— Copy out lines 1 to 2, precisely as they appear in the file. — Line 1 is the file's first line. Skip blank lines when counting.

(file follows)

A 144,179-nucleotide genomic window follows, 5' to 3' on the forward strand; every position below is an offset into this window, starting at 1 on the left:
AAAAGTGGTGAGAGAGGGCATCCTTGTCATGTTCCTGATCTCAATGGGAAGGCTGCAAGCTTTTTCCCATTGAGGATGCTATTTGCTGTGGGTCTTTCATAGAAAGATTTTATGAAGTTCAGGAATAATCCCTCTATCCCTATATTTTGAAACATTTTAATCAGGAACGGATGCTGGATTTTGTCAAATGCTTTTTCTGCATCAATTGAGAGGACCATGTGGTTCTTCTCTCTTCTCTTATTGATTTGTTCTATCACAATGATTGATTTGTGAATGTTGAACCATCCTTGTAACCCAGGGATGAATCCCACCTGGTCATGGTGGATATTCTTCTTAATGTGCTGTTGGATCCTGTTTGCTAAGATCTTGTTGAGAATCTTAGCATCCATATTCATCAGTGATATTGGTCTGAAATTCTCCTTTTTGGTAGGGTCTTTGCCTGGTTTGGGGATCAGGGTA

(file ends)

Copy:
A 144,179-nucleotide genomic window follows, 5' to 3' on the forward strand; every position below is an offset into this window, starting at 1 on the left:
AAAAGTGGTGAGAGAGGGCATCCTTGTCATGTTCCTGATCTCAATGGGAAGGCTGCAAGCTTTTTCCCATTGAGGATGCTATTTGCTGTGGGTCTTTCATAGAAAGATTTTATGAAGTTCAGGAATAATCCCTCTATCCCTATATTTTGAAACATTTTAATCAGGAACGGATGCTGGATTTTGTCAAATGCTTTTTCTGCATCAATTGAGAGGACCATGTGGTTCTTCTCTCTTCTCTTATTGATTTGTTCTATCACAATGATTGATTTGTGAATGTTGAACCATCCTTGTAACCCAGGGATGAATCCCACCTGGTCATGGTGGATATTCTTCTTAATGTGCTGTTGGATCCTGTTTGCTAAGATCTTGTTGAGAATCTTAGCATCCATATTCATCAGTGATATTGGTCTGAAATTCTCCTTTTTGGTAGGGTCTTTGCCTGGTTTGGGGATCAGGGTA